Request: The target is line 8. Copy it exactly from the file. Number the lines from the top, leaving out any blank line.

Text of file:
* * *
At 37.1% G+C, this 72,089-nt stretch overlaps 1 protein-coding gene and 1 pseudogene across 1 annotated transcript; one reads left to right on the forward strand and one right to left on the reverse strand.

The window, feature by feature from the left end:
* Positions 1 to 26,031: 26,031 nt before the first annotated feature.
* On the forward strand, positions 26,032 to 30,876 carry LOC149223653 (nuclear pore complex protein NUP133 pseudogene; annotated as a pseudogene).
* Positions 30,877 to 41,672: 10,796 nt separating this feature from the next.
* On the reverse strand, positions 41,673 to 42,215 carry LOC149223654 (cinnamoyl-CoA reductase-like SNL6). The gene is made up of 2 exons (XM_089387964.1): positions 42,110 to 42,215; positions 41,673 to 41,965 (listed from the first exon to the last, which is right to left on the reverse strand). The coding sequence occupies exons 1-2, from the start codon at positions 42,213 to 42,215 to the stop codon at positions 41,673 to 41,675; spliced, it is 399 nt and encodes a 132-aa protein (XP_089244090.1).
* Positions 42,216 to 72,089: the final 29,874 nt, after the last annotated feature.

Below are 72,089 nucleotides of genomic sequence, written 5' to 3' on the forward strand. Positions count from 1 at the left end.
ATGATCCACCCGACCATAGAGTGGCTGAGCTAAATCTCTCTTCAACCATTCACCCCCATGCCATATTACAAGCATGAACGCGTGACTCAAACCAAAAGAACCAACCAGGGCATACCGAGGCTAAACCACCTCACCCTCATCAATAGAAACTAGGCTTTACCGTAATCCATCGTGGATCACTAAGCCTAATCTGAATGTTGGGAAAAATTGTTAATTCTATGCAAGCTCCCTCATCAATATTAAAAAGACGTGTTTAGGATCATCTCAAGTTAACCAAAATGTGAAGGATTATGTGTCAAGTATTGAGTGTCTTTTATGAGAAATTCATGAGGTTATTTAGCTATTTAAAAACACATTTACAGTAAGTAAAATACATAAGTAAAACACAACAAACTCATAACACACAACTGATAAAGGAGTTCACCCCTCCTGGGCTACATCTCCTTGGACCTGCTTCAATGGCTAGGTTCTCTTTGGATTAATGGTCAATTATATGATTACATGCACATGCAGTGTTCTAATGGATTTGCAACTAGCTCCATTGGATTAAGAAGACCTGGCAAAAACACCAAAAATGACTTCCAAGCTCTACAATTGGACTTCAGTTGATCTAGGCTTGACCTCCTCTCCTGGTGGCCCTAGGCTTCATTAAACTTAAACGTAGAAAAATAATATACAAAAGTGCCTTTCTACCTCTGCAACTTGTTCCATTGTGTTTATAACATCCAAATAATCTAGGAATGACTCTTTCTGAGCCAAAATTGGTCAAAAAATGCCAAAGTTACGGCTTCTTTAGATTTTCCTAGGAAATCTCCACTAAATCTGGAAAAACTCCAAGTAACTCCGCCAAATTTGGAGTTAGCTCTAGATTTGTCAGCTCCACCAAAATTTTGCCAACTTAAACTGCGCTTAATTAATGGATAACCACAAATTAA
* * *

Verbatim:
Below are 72,089 nucleotides of genomic sequence, written 5' to 3' on the forward strand. Positions count from 1 at the left end.